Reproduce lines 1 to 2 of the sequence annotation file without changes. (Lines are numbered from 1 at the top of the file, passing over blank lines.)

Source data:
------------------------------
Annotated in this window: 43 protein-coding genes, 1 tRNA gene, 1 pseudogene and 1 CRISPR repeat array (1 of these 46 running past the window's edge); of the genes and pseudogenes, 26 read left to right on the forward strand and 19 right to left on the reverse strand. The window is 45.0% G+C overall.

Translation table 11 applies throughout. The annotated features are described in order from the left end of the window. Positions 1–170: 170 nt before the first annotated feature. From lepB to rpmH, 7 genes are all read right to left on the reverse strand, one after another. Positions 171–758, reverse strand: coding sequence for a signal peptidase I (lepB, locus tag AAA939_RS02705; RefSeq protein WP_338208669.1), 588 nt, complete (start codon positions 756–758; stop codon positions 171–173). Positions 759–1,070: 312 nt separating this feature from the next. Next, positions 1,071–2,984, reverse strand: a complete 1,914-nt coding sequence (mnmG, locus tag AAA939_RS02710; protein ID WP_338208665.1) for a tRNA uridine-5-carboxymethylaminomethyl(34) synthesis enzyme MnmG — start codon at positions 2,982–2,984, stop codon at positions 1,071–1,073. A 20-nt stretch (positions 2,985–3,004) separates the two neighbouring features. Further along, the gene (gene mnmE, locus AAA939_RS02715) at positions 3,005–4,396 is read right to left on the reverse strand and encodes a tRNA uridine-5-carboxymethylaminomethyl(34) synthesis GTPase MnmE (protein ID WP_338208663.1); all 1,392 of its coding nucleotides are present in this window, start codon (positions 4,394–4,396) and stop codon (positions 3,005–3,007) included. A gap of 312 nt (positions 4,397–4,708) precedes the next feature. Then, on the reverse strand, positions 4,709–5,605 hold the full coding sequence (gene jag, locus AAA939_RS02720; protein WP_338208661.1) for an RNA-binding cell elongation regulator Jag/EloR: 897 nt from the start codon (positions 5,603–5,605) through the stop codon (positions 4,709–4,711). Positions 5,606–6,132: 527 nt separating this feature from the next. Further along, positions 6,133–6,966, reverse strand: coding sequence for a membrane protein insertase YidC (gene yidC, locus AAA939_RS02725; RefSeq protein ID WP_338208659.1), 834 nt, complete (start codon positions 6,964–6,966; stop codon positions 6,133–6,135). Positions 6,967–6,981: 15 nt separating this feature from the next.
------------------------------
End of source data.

Annotated in this window: 43 protein-coding genes, 1 tRNA gene, 1 pseudogene and 1 CRISPR repeat array (1 of these 46 running past the window's edge); of the genes and pseudogenes, 26 read left to right on the forward strand and 19 right to left on the reverse strand. The window is 45.0% G+C overall.

Translation table 11 applies throughout. The annotated features are described in order from the left end of the window. Positions 1–170: 170 nt before the first annotated feature. From lepB to rpmH, 7 genes are all read right to left on the reverse strand, one after another. Positions 171–758, reverse strand: coding sequence for a signal peptidase I (lepB, locus tag AAA939_RS02705; RefSeq protein WP_338208669.1), 588 nt, complete (start codon positions 756–758; stop codon positions 171–173). Positions 759–1,070: 312 nt separating this feature from the next. Next, positions 1,071–2,984, reverse strand: a complete 1,914-nt coding sequence (mnmG, locus tag AAA939_RS02710; protein ID WP_338208665.1) for a tRNA uridine-5-carboxymethylaminomethyl(34) synthesis enzyme MnmG — start codon at positions 2,982–2,984, stop codon at positions 1,071–1,073. A 20-nt stretch (positions 2,985–3,004) separates the two neighbouring features. Further along, the gene (gene mnmE, locus AAA939_RS02715) at positions 3,005–4,396 is read right to left on the reverse strand and encodes a tRNA uridine-5-carboxymethylaminomethyl(34) synthesis GTPase MnmE (protein ID WP_338208663.1); all 1,392 of its coding nucleotides are present in this window, start codon (positions 4,394–4,396) and stop codon (positions 3,005–3,007) included. A gap of 312 nt (positions 4,397–4,708) precedes the next feature. Then, on the reverse strand, positions 4,709–5,605 hold the full coding sequence (gene jag, locus AAA939_RS02720; protein WP_338208661.1) for an RNA-binding cell elongation regulator Jag/EloR: 897 nt from the start codon (positions 5,603–5,605) through the stop codon (positions 4,709–4,711). Positions 5,606–6,132: 527 nt separating this feature from the next. Further along, positions 6,133–6,966, reverse strand: coding sequence for a membrane protein insertase YidC (gene yidC, locus AAA939_RS02725; RefSeq protein ID WP_338208659.1), 834 nt, complete (start codon positions 6,964–6,966; stop codon positions 6,133–6,135). Positions 6,967–6,981: 15 nt separating this feature from the next.